Researchers analyzing over a century’s worth of growth in tree rings have revealed that climate change is synchronizing forest growth across vast swaths of dramatically different habitats – from frigid central Siberia to the mild, Mediterranean climes of Spain. The findings are published in Proceedings of the National Academy of Sciences this week.
Forests play a huge role in the carbon balance of the planet’s terrestrial ecosystems, but we have yet to figure out whether climate warming will result in longer, more effective growing seasons or worsen droughts, increase heat stress, and reduce productivity.
To better understand how climate change and increasing variability affect tree growth across continents, Jordi Voltas from the University of Lleida in Spain and colleagues examined 120-year tree-ring chronologies spanning 1890 through 2009. They studied six species of conifers (or evergreens) in two contrasting Eurasian settings: 45 chronologies from boreal forests in Siberia where tree growth is constrained by the cold, and 48 chronologies from Spain where Mediterranean forests are water-limited. Siberia has a prolonged cold season, large temperature variations throughout the year, and moderate amounts of precipitation. Spain, on the other hand, has mild to cool, wet winters and droughts in the summertime.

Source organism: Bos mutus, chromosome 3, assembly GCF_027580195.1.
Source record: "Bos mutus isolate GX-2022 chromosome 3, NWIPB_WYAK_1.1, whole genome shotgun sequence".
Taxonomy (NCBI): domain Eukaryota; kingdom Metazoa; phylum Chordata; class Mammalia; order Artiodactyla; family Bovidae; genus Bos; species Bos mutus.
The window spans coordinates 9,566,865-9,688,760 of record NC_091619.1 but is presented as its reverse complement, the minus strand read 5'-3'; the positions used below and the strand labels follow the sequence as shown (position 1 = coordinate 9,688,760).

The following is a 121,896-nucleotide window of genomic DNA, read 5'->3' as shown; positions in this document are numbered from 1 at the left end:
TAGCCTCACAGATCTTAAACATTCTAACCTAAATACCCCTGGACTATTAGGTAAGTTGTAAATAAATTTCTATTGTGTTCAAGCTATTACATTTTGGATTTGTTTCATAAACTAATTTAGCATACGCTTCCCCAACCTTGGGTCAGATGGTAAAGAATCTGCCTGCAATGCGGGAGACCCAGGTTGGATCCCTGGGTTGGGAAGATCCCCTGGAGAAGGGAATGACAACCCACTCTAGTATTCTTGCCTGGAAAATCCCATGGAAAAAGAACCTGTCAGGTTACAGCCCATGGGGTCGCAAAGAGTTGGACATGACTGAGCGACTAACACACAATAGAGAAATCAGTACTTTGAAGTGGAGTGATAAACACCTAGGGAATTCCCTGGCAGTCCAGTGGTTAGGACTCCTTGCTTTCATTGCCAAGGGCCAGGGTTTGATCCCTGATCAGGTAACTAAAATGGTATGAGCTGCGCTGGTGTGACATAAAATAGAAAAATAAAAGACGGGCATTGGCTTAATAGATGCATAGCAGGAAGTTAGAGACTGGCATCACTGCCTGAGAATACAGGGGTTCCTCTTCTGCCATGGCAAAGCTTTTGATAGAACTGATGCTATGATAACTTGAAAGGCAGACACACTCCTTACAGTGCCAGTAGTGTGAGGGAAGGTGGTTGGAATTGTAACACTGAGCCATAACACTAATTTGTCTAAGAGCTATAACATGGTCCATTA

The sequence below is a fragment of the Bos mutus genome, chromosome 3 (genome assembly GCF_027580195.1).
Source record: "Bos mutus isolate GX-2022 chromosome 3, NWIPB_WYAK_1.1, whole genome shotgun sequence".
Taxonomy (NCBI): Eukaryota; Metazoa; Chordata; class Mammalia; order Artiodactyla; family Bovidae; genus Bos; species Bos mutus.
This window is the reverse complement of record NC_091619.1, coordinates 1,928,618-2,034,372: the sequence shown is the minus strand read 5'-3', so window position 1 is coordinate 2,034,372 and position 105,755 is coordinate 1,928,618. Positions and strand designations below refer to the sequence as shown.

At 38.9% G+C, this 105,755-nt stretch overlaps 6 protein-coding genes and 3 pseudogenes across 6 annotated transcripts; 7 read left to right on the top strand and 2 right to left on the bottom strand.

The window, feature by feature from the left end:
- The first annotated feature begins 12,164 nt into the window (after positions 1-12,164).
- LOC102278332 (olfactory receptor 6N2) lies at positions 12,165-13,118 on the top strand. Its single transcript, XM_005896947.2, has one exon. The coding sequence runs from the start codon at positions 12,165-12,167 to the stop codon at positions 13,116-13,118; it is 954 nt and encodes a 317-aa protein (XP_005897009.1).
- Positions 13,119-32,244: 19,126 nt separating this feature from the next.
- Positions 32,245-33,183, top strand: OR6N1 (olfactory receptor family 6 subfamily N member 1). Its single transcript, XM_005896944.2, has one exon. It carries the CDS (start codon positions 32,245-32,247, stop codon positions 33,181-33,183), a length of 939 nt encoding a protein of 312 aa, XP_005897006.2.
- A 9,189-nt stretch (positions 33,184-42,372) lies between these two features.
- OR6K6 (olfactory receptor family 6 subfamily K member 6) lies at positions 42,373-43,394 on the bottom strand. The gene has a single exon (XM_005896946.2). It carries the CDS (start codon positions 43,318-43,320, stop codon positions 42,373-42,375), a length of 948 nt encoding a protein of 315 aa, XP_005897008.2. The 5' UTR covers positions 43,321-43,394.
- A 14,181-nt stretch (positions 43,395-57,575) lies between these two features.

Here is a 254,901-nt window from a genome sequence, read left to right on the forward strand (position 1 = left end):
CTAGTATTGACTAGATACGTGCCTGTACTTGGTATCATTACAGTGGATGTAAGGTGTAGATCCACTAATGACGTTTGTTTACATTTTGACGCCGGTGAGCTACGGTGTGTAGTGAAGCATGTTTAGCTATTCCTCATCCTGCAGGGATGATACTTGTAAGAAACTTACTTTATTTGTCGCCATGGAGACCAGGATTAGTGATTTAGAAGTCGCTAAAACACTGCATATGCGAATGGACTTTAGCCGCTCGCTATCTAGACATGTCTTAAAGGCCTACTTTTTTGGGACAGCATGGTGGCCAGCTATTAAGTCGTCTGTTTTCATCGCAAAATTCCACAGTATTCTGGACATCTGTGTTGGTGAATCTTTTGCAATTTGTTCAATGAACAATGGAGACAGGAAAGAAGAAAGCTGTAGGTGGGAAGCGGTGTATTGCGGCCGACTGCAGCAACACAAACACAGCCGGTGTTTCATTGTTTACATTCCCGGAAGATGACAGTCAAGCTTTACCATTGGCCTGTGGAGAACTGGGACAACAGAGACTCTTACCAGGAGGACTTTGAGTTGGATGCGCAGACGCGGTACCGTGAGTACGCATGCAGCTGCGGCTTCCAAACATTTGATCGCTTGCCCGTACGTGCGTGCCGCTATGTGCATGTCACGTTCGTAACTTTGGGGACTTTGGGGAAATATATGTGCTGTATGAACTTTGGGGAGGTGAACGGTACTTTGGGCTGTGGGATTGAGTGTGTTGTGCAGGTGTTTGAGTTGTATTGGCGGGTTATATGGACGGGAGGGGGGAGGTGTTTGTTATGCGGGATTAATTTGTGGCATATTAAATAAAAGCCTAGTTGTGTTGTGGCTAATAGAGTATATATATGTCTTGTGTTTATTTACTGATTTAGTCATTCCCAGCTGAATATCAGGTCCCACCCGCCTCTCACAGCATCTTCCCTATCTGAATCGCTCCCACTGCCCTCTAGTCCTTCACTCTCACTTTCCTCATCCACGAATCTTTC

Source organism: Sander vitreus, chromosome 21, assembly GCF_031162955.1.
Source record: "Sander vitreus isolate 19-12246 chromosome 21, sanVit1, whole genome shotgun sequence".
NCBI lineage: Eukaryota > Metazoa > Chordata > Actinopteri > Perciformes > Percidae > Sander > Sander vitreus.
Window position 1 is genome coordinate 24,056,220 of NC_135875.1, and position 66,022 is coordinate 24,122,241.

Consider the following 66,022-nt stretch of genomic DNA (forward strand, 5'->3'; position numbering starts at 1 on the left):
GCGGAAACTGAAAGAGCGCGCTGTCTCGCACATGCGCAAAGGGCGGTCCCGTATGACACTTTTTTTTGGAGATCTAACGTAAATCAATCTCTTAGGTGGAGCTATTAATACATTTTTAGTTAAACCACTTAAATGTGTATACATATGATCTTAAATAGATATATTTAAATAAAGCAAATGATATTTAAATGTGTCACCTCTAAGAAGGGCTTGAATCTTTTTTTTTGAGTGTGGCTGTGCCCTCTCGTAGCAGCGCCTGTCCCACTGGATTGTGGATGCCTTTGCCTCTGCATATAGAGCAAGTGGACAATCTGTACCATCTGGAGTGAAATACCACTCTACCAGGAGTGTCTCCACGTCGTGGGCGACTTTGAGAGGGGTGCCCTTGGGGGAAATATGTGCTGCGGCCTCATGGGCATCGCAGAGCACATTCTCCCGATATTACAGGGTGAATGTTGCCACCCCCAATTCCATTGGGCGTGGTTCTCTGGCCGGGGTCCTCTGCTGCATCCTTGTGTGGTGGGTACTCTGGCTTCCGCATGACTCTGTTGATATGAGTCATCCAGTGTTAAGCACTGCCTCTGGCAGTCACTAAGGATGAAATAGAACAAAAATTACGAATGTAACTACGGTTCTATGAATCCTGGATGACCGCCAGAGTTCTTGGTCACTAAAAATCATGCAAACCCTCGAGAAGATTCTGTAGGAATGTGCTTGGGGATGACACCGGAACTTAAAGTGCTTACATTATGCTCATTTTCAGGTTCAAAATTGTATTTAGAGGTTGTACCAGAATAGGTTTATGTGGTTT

Spatial synchrony in tree growth refers to the extent of comparable changes in ring-width patterns among geographically disjoined tree populations. These tree ring samples reveal that synchrony in annual growth patterns peaked in the 21st century for these disparate biomes. Their response to climate change increased growth synchrony among forest stands separated by a thousand kilometers to levels we’d expect of those within the same stand.
“Enhanced synchrony is becoming a widespread, although regionally dependent, phenomenon related to warmer springs and increased temperature variability in high latitudes and to warmer winters and drier growing seasons in mid-latitudes,” the team writes. In boreal forests, wood formation is getting an earlier start, for example, while Mediterranean forests are experiencing an advanced onset of growth.
High temperatures, as well as increasingly intense climate extremes, exert about as much influence as local drivers of tree growth – such as topography, nutrient availability, and competition among trees. One day, large-scale synchrony may overwhelm regional differences.